“New Year Same Promises,” under this title, we have been meditating on God’s unchanging promises to us in contrast to new promises we make to ourselves as we opened a new year. The first promise we reflected on was God’s promise of new life made through baptism. By the power of baptism, we all are invited to enjoy this new life in Christ. I hope we experience this new life every day as we thankfully remember the meaning of our baptism and as we practice to die to ourselves and live only with Christ. The second promise we pondered together was God’s promise of faithfulness. Yes, the Bible testifies that no matter who we are, God is faithful to us in God’s love and grace. And I hope it will be our testimony of life that through it all, God has been faithful to us, and God will be always. The third promise we contemplated was God’s promise of ministry. Jesus comes to us, saves us, and calls us always. And we know that because of him, we can keep on doing our ministry whether our circumstances are favorable or unfavorable.
Those three promises are understandable as well as inspiring. But the fourth promise that we are looking into today may sound a little bit odd. It is God’s promise of blessings, which is usually called the Beatitudes, the supreme blessings. You may ask me, what’s weird about God’s supreme blessings? But you would understand what I’m talking about as we examine them a little deeper. Let us read the list of blessings that Jesus promises us first.
“Blessed are the poor in spirit, for theirs is the kingdom of heaven.
Blessed are those who mourn, for they will be comforted.
Blessed are the meek, for they will inherit the earth.
Blessed are those who hunger and thirst for righteousness, for they will be filled.
Blessed are the merciful, for they will receive mercy.
Blessed are the pure in heart, for they will see God.
Blessed are the peacemakers, for they will be called children of God.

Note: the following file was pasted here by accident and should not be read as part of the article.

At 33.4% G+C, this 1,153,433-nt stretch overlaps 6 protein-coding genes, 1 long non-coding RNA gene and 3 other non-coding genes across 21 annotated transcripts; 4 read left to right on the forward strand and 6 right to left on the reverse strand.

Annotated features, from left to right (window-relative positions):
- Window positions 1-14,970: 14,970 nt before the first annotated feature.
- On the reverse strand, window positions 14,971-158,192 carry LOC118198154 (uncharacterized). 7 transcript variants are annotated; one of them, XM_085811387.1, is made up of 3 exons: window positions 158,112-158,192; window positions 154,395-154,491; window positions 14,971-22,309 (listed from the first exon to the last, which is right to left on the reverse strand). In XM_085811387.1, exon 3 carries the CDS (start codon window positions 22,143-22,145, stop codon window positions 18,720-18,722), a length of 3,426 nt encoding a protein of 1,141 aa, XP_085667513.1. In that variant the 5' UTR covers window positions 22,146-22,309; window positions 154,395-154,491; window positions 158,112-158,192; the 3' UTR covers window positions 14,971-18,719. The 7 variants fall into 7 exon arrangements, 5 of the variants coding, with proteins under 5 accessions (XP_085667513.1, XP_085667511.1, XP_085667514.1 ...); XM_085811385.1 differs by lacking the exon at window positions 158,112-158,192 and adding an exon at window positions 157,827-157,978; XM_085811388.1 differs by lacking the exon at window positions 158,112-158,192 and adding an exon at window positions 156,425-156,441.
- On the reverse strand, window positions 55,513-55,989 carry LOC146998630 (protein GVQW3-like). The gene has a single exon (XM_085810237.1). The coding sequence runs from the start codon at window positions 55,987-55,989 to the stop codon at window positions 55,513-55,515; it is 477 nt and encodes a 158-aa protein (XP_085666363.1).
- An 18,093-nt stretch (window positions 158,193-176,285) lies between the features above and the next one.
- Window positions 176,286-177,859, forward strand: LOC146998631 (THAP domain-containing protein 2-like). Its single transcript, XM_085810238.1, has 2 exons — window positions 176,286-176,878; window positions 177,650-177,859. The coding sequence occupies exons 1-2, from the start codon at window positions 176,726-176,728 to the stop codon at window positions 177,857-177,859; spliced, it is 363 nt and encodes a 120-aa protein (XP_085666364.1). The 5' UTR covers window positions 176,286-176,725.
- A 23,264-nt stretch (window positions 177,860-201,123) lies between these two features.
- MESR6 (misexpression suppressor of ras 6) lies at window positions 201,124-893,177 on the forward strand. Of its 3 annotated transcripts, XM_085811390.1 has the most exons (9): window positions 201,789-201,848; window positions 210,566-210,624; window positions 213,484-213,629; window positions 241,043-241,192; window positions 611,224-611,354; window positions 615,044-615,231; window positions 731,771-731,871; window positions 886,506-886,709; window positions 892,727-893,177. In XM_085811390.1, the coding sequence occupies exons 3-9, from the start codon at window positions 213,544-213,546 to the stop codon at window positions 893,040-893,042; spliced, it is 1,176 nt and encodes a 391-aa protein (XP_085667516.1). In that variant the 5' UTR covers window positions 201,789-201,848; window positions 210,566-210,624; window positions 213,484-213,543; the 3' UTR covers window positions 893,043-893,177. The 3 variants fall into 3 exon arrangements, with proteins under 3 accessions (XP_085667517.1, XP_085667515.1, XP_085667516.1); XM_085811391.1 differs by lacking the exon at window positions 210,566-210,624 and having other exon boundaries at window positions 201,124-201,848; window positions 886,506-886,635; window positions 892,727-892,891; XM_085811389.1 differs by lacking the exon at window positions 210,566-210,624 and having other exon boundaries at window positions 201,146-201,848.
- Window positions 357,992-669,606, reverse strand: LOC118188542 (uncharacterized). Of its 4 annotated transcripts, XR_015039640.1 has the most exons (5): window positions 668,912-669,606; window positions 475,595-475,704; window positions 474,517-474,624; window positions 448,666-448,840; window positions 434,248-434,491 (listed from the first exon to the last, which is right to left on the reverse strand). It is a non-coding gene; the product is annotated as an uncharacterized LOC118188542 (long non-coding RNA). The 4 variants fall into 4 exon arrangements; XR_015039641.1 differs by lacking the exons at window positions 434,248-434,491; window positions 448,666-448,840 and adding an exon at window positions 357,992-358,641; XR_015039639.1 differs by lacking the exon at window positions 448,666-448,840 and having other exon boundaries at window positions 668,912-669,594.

Blessed are those who are persecuted for righteousness’ sake,
for theirs is the kingdom of heaven” (Matthew 5:3-10).
Among these eight promises of blessing, I guess we may feel comfortable with the blessings for the merciful, the pure in heart, and the peacemakers. It’s simply because they deserve God’s blessings. And we may tell those people, “you are blessed for you are doing something good.” However, can anybody say “you are blessed” to the poor, the mourning, the meek, the hungry and thirsty for righteousness, and the persecuted? Can you do that? I don’t think I can. It is quite strange to say that because we usually see those people rather unblessed and they would think so too. So some components in this list teach us that the people whom Jesus calls the blessed are quite a different kind of people from those that we usually think are blessed.
Indeed, the audience who first heard the promises of blessing directly from Jesus was not the blessed from our point of view. Last Sunday, we followed the footsteps of Jesus who started his ministry around the Sea of Galilee in the territory of Zebulun and Naphtali. And we learned that in history, this territory was ruined by the powers of the world, by war, deportation, discrimination, and oppression. Also, in the days of Jesus, many people in that region were stigmatized as rebels, socially ostracized, and often persecuted by the Roman Empire. To this people, who looked far from any blessing, Jesus proclaims, “Blessed are you. Blessed are especially the people like you. God calls you blessed.”